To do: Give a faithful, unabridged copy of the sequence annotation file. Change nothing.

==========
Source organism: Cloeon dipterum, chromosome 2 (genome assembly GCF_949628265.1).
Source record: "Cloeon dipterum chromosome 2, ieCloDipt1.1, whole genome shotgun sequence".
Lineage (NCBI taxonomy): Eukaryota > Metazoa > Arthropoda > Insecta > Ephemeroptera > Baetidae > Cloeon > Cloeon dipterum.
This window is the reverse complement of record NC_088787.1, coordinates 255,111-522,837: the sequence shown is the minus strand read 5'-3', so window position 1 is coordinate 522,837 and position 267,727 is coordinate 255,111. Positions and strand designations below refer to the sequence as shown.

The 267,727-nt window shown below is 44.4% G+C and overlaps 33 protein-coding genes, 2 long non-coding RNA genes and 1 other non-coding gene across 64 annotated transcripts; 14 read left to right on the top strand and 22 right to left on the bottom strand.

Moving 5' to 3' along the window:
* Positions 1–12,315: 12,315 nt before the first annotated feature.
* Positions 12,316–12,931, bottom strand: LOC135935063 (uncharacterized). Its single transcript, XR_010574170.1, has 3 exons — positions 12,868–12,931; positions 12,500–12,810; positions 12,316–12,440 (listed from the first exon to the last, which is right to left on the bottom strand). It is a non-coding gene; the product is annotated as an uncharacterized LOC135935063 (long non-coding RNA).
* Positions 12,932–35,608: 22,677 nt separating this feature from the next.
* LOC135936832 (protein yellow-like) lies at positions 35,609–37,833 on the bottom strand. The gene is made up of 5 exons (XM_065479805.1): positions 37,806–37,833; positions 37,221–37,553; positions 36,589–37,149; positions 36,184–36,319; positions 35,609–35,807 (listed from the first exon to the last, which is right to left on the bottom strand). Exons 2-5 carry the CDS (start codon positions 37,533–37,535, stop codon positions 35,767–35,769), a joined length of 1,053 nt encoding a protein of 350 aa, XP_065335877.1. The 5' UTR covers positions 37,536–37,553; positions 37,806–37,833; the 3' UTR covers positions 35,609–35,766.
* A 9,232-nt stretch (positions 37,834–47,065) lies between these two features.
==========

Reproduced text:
Source organism: Cloeon dipterum, chromosome 2 (genome assembly GCF_949628265.1).
Source record: "Cloeon dipterum chromosome 2, ieCloDipt1.1, whole genome shotgun sequence".
Lineage (NCBI taxonomy): Eukaryota > Metazoa > Arthropoda > Insecta > Ephemeroptera > Baetidae > Cloeon > Cloeon dipterum.
This window is the reverse complement of record NC_088787.1, coordinates 255,111-522,837: the sequence shown is the minus strand read 5'-3', so window position 1 is coordinate 522,837 and position 267,727 is coordinate 255,111. Positions and strand designations below refer to the sequence as shown.

The 267,727-nt window shown below is 44.4% G+C and overlaps 33 protein-coding genes, 2 long non-coding RNA genes and 1 other non-coding gene across 64 annotated transcripts; 14 read left to right on the top strand and 22 right to left on the bottom strand.

Moving 5' to 3' along the window:
* Positions 1–12,315: 12,315 nt before the first annotated feature.
* Positions 12,316–12,931, bottom strand: LOC135935063 (uncharacterized). Its single transcript, XR_010574170.1, has 3 exons — positions 12,868–12,931; positions 12,500–12,810; positions 12,316–12,440 (listed from the first exon to the last, which is right to left on the bottom strand). It is a non-coding gene; the product is annotated as an uncharacterized LOC135935063 (long non-coding RNA).
* Positions 12,932–35,608: 22,677 nt separating this feature from the next.
* LOC135936832 (protein yellow-like) lies at positions 35,609–37,833 on the bottom strand. The gene is made up of 5 exons (XM_065479805.1): positions 37,806–37,833; positions 37,221–37,553; positions 36,589–37,149; positions 36,184–36,319; positions 35,609–35,807 (listed from the first exon to the last, which is right to left on the bottom strand). Exons 2-5 carry the CDS (start codon positions 37,533–37,535, stop codon positions 35,767–35,769), a joined length of 1,053 nt encoding a protein of 350 aa, XP_065335877.1. The 5' UTR covers positions 37,536–37,553; positions 37,806–37,833; the 3' UTR covers positions 35,609–35,766.
* A 9,232-nt stretch (positions 37,834–47,065) lies between these two features.